RADCLIFFE: He doesn’t shy away from it, but he doesn’t promote it about himself. When I met him, Lorenzo was transitioning from mainly circus and physically-based stuff into more straight acting, but he wasn’t shy about it. When we did Equus, there’s one role that was double cast, which is the main horse, Nugget, that Alan has a particularly intense relationship with and there’s a physical relationship with him. So, I was literally on Lorenzo’s back, and standing up and carrying me around that stage was a lot of his job on that show. All the while, he’d wear these insane stilts that he would have to balance on while carrying me. He played that part, and he played the young horseman on the beach, which is another part of the play where he had to put me on his back.

On day one of rehearsal, we were split into two groups. There was the horse group, who were learning their choreography in one room, and then all of the actors were in another room, doing the body of the play. Lorenzo was the one going between both rooms. At one point, I went into the other room to look. All of the horses had been cast because they were dancers, and I think Thea [Sharrock], our director, thought Lorenzo was a dancer, as well. I went in there on the first day, and all of the dancers were walking around on these stilts and being amazing, and Lorenzo was panting and like, “Oh, my god, this is hard! I’m not a dancer. I don’t know if Thea knows that.” But like with everything in Lorenzo’s career, a physical challenge is only a physical challenge for as long as he hasn’t mastered it, and by the end of the week, he had. I would go up to his room, all the time, and find out more and more about his life and how extraordinary it was.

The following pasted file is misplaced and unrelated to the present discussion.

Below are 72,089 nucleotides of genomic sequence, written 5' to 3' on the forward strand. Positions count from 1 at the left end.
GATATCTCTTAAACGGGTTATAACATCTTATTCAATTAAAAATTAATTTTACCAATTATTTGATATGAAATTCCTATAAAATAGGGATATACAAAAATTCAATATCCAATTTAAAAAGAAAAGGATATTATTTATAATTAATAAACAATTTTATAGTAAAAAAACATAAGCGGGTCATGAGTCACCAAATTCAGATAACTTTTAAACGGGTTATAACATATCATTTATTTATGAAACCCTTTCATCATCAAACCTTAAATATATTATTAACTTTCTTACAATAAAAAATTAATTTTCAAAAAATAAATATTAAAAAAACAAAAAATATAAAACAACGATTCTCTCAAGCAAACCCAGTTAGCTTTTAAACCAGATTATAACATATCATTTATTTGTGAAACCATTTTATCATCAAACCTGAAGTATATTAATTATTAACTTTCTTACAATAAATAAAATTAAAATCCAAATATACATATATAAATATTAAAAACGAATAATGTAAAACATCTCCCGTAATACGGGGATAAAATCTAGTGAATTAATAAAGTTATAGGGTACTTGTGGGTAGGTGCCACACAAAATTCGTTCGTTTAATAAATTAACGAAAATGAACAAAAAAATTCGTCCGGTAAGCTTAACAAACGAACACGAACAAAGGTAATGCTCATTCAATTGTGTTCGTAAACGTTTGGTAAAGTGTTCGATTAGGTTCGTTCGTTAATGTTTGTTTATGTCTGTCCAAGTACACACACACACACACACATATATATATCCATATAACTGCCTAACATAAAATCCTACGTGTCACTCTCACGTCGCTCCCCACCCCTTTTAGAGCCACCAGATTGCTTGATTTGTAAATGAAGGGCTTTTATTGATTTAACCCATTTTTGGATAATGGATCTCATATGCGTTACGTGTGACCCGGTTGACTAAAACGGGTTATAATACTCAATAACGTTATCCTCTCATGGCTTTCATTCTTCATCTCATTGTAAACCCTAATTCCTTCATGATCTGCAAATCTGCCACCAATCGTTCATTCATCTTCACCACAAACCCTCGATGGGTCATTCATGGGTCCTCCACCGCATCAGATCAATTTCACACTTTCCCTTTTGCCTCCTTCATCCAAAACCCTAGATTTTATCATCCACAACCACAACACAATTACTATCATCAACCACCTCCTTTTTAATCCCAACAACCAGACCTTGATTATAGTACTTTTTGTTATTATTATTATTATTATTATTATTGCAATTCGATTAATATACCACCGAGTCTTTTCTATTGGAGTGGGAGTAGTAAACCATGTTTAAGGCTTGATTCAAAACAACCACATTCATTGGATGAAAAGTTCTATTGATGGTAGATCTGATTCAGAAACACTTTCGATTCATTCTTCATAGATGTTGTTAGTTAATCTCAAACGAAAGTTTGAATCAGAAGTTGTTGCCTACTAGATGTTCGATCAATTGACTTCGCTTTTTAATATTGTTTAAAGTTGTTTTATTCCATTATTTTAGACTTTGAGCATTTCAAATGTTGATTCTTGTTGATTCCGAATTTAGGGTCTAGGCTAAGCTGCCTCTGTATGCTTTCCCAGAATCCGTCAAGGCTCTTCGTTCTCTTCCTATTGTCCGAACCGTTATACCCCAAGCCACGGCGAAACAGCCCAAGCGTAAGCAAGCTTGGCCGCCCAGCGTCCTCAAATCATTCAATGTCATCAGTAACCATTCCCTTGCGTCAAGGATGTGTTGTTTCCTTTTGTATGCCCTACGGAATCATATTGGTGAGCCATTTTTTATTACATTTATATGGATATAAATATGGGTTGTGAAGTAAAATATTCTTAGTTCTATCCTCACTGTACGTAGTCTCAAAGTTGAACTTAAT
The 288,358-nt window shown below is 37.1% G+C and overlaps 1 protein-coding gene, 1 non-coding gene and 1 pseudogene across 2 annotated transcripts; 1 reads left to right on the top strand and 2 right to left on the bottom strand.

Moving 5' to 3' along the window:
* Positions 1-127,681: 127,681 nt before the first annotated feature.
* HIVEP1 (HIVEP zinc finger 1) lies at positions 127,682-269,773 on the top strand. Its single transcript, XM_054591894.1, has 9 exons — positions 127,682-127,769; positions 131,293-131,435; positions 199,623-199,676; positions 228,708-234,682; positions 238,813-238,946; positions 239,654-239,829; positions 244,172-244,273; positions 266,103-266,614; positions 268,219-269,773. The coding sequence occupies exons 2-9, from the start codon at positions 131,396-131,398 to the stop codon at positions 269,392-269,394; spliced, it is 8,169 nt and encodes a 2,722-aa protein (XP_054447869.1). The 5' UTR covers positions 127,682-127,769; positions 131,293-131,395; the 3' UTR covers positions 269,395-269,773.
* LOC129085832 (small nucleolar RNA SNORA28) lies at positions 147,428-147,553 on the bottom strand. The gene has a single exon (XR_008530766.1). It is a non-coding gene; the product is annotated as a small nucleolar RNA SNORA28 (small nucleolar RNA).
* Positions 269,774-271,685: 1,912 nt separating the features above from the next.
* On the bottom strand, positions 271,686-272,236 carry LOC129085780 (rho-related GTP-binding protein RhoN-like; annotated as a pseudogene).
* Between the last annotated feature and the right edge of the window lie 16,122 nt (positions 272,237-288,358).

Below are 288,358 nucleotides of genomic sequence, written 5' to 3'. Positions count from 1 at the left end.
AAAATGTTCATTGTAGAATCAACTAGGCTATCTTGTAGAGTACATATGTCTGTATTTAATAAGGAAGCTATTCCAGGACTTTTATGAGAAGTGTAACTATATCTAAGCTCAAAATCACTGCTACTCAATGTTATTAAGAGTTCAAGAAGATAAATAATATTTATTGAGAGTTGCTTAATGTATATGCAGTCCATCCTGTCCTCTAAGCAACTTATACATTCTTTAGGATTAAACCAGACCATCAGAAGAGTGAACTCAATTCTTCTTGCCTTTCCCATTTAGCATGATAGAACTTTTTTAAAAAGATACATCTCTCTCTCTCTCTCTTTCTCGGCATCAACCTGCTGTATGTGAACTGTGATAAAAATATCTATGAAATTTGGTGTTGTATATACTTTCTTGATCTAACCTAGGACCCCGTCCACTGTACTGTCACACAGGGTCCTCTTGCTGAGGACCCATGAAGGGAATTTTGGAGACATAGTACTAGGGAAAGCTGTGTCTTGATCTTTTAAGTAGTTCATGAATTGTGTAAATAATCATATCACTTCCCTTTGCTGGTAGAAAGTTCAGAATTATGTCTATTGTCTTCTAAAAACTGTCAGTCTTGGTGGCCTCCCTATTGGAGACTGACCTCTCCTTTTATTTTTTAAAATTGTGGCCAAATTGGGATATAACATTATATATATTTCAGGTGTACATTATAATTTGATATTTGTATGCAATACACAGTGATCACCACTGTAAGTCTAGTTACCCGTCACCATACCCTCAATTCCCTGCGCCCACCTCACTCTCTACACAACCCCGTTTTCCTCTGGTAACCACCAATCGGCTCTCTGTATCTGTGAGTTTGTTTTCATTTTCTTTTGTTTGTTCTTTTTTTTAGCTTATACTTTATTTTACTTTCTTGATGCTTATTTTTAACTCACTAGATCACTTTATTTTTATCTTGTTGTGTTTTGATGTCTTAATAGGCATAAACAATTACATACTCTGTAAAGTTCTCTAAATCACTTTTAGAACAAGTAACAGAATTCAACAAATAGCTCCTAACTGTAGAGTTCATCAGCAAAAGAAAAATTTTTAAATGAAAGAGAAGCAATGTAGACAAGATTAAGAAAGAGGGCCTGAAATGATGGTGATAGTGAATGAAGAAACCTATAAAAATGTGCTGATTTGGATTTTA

At one point, during Equus, he was doing that very early version of the stage play and he invited us to see it. It was a 90-minute show in a circus tent, down by the river and in front of maybe a hundred people maximum, and it was still one of the most special theatrical experiences and memories I’ve ever had. I think I knew Lorenzo for years before I found out that he speaks a couple of other languages, plays multiple instruments, and tap dances. I went up to Lorenzo and said, “I thought you weren’t a dancer!” And he said, “Well, I can do a bit of tap.” He’s one of those obscenely talented people that has got so many talents that he doesn’t even really regard them as talents anymore. One of the lovely things about him is that he doesn’t really know how special he is. He’s an incredible performer.

This is such a deeply personal story that is also unique, touching and absolutely fascinating. What did you learn about Lorenzo, from watching this film?
RADCLIFFE: I think there’s something very brave about going to your parents and asking them the questions that you’ve always wanted to ask them. Not necessarily because the answers will be bad, but because there are probably answers in your head that you want to hear and the likelihood of actually hearing them is very, very slim. That’s why my admiration for him went up, even more. I’ve met his mom, in real life, a couple of times, and she’s a wonderful woman, but it was very funny and sweet to watch her having this moment of realization and saying, “Yeah, I guess it was weird when we sent you off at 13 to work. That’s not something that would happen now.” I’ve not met Lorenzo’s father, so watching that interview, for the first time, was really special. I think there’s a certain amount of catharsis for anybody, male or female, who’s ever gotten the opportunity to ask a parent those questions. I talk about this film in terms of fathers and sons because that’s a big dynamic. I do think, for any child of any parent, there’s something about watching anyone go and find out what was going on in their past.

source: collider.com